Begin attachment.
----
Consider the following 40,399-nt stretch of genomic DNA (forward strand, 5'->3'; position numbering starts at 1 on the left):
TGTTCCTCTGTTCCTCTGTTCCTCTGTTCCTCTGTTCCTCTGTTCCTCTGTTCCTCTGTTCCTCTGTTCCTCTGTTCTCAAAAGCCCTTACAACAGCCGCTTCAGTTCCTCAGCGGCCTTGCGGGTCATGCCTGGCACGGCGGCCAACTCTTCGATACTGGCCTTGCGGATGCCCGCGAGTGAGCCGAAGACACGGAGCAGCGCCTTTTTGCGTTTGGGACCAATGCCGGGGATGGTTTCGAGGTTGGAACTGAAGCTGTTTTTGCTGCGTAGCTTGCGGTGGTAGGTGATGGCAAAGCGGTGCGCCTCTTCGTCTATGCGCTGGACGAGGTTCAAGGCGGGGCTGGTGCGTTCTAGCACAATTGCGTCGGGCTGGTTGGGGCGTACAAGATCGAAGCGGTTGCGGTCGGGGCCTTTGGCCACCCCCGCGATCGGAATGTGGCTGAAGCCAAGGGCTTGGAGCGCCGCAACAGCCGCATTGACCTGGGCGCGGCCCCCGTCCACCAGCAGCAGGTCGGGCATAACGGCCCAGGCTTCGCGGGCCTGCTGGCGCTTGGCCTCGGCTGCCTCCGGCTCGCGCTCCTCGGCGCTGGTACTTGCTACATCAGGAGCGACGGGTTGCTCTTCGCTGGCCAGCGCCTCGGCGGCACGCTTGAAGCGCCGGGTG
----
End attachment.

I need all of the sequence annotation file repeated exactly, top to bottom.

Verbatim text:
Consider the following 40,399-nt stretch of genomic DNA (forward strand, 5'->3'; position numbering starts at 1 on the left):
TGTTCCTCTGTTCCTCTGTTCCTCTGTTCCTCTGTTCCTCTGTTCCTCTGTTCCTCTGTTCCTCTGTTCCTCTGTTCTCAAAAGCCCTTACAACAGCCGCTTCAGTTCCTCAGCGGCCTTGCGGGTCATGCCTGGCACGGCGGCCAACTCTTCGATACTGGCCTTGCGGATGCCCGCGAGTGAGCCGAAGACACGGAGCAGCGCCTTTTTGCGTTTGGGACCAATGCCGGGGATGGTTTCGAGGTTGGAACTGAAGCTGTTTTTGCTGCGTAGCTTGCGGTGGTAGGTGATGGCAAAGCGGTGCGCCTCTTCGTCTATGCGCTGGACGAGGTTCAAGGCGGGGCTGGTGCGTTCTAGCACAATTGCGTCGGGCTGGTTGGGGCGTACAAGATCGAAGCGGTTGCGGTCGGGGCCTTTGGCCACCCCCGCGATCGGAATGTGGCTGAAGCCAAGGGCTTGGAGCGCCGCAACAGCCGCATTGACCTGGGCGCGGCCCCCGTCCACCAGCAGCAGGTCGGGCATAACGGCCCAGGCTTCGCGGGCCTGCTGGCGCTTGGCCTCGGCTGCCTCCGGCTCGCGCTCCTCGGCGCTGGTACTTGCTACATCAGGAGCGACGGGTTGCTCTTCGCTGGCCAGCGCCTCGGCGGCACGCTTGAAGCGCCGGGTG